Parcel vs webpack
Recently a new bundler called Parcel was released. But what is really the difference between Parcel and webpack?
If you have used webpack 3 before, you know of webpack.config. To create even a minimal project, you need a webpack.config file. In that file you define stuff such as the entry file, output file, whether to use babel and bunch of other things. Usually, it takes quite a lot of time to configure webpack.
Parcel, on the other hand, don’t use a config file. All you do is run a CLI and pass the entry file as an argument and it automatically figures out everything it needs.
As a response to the release of Parcel, webpack implemented “0-config” in their latest release of webpack called webpack 4.
Does that mean we now should go back to using webpack 4? Or does Parcel have some advantages over webpack 4? I will go through them both in this article and compare them.
- Comparison of zero-config
- What do you get with zero-config?
- Example project
- Build time
- Code splitting
- Dev server
- Bundle analysis tools
- So which one should I choose?
TLDR; both have their use cases. With Parcel, you get a lot more out-of-the-box. Webpack 4 can be configured in more ways than Parcel.
For a simple “hello world”-app, neither webpack nor parcel requires any config file.
All you need is to run:
They have a bit different defaults. Webpack expects an index.js file in ./src and parcel expect to find it on the root path. Both outputs the bundle to ./dist
$ parcel index.html
Webpack 4 does not support HTML files as entry points
Parcel and webpack differ in how complicated applications you can build without needing a config file.
With webpack, the only features you get without a config file is default input and output files. If you need anything else, such as babel, SCSS, etc, you need the webpack.config.js-file. The config you have to write to create a React app is pretty similar to webpack 3 .
For most real projects you will still need a config file when you are using webpack 4
Parcel supports the following transforms without needing a Parcel config-file:
Parcel autodetects what transforms are needed by checking what dependencies are installed and what config files exist. For example, if babel is used it reads config from the .babelrc file.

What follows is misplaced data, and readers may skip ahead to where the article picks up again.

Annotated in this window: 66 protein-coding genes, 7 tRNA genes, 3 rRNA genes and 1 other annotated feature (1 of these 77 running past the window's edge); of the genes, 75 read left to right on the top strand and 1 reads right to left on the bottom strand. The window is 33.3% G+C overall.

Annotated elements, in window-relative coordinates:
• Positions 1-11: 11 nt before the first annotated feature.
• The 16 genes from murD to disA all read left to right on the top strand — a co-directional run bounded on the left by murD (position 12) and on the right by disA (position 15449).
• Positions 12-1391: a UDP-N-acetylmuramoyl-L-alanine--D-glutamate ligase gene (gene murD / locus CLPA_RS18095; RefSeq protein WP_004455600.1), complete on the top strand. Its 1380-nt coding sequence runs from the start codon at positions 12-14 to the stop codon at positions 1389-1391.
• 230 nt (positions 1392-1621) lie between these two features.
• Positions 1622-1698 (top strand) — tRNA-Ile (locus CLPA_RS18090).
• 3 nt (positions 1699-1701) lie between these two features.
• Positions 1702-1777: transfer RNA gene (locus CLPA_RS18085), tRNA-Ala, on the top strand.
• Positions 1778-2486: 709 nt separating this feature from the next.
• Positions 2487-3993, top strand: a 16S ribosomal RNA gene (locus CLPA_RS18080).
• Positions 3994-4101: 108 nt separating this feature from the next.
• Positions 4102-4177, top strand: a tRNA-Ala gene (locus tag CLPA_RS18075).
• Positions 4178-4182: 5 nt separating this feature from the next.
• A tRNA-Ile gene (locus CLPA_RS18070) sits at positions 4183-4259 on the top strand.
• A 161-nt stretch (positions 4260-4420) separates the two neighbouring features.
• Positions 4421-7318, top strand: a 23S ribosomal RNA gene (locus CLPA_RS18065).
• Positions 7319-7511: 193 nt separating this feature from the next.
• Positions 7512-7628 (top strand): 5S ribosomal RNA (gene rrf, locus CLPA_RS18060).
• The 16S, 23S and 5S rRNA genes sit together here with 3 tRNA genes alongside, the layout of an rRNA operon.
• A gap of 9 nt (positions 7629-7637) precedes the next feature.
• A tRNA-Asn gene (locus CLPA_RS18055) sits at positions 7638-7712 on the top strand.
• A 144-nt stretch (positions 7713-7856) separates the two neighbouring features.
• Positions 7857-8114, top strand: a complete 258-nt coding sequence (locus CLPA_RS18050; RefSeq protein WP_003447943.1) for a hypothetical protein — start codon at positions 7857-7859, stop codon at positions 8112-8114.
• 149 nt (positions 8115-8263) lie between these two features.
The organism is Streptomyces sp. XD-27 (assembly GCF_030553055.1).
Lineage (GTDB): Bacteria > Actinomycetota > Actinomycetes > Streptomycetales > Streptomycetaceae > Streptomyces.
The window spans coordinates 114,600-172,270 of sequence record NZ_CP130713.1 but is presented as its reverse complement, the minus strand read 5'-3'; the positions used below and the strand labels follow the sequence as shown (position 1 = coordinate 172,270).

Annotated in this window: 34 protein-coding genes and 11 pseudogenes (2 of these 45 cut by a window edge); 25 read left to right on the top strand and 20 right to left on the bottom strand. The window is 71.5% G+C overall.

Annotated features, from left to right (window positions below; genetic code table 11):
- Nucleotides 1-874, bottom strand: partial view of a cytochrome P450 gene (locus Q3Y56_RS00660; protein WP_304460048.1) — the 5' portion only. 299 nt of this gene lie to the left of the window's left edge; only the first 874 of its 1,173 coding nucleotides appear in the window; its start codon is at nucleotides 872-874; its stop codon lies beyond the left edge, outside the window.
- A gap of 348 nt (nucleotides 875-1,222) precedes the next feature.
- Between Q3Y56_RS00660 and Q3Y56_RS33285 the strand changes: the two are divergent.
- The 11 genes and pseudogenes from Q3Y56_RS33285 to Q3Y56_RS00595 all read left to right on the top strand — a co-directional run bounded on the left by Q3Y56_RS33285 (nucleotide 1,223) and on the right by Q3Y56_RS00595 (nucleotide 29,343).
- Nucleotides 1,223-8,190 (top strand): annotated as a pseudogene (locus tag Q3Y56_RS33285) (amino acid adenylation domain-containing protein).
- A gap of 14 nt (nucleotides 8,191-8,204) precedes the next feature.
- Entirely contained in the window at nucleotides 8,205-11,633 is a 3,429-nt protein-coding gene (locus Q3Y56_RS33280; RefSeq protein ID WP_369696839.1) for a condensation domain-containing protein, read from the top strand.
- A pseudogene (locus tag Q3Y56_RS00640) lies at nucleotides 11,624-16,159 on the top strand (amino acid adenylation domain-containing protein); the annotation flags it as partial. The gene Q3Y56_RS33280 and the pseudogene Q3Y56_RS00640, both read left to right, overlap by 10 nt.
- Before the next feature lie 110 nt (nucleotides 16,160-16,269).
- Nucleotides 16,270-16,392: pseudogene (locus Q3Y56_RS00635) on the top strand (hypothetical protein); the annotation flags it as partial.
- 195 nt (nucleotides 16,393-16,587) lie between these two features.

I created a simple React project with CSS file and JPEG files:
index.html index.js styles.css background.jpeg package.json
Parcel required no config to build this project. Webpack required a config file with 28 lines of code.
Parcel and Webpack creates a bit different structure on the output files.
Parcel uses caching to make the builds faster. The first time you run Parcel it does some caching, which makes the next build run much quicker. The caching works best for medium-sized applications and up. See results of my own benchmark in the next section.
webpack 4 does some caching also, but they haven’t implemented full caching and parallelism (it’s a webpack 5 milestone).
Parcel has made their own benchmarks of Parcel and other bundlers. Parcel has been criticized because they have not made the benchmarks open source. People cannot verify that the benchmarks are true when they are not open source.
So, I made my own benchmark of a real-world React application. My benchmarks are also closed source, but at least I am neutral.
The application I ran the benchmark on has a total of 17k lines of code in 200 JS files.
We can see that both Parcel and wepback 4 are significantly faster than webpack 3 (~3x faster).
We can also see that only Parcel’s caching mechanisms had an effect on my project. The second run was 2s which is 4x faster than the first run!
Code splitting is a way to increase the performance of your application by splitting the bundle into smaller bundles.
Parcel claims to support zero-configuration code splitting out of the box.
Webpack support code splitting according to documentation.
When developing on localhost you want short feedback loops - when you make a change in the code you want the change reflected as quick as possible in your browser. You don’t want to do a full production build every time.
Both Parcel and webpack has a dev server to be used when developing on localhost.
webpack requires you to config a webpack-dev-server.
Parcel supports it out-of-the box. Just start it with:
Webpack has many bundle analysis tools which are useful for debugging and optimizing the bundle size. Some examples:
I wrote an article on how to use these tools and How to use the webpack bundle analyzer
Parcel has bundle analysis tools as well. For example https://github.com/gregtillbrook/parcel-plugin-bundle-visualiser
Webpack has a core team of 5 people and they have a long list of sponsors and backers. There have been 415 different contributors in the lifetime of webpack.
Parcel has not defined their core team as clear as webpack. Parcels list of sponsors and backers are much smaller than webpacks. Parcel has a total of 89 contributors.
Both webpack and Parcel have a active communities. I think both will live for many years.
Webpack is the stable choice. You will not get fired for picking webpack. But you don’t get as much stuff for free such as optimized bundles, and code splitting.
The strategy I am using is the following: when I start a new project I start with parcel because it’s so quick to get up and running. If/when it grows large, and I need a more advanced configuration, I move over to webpack.
Creating the webpack config requires some work. I have created an online visual tool that makes it significantly easier to create a new webpack config than coding it from scratch. Try it out here: https://createapp.dev/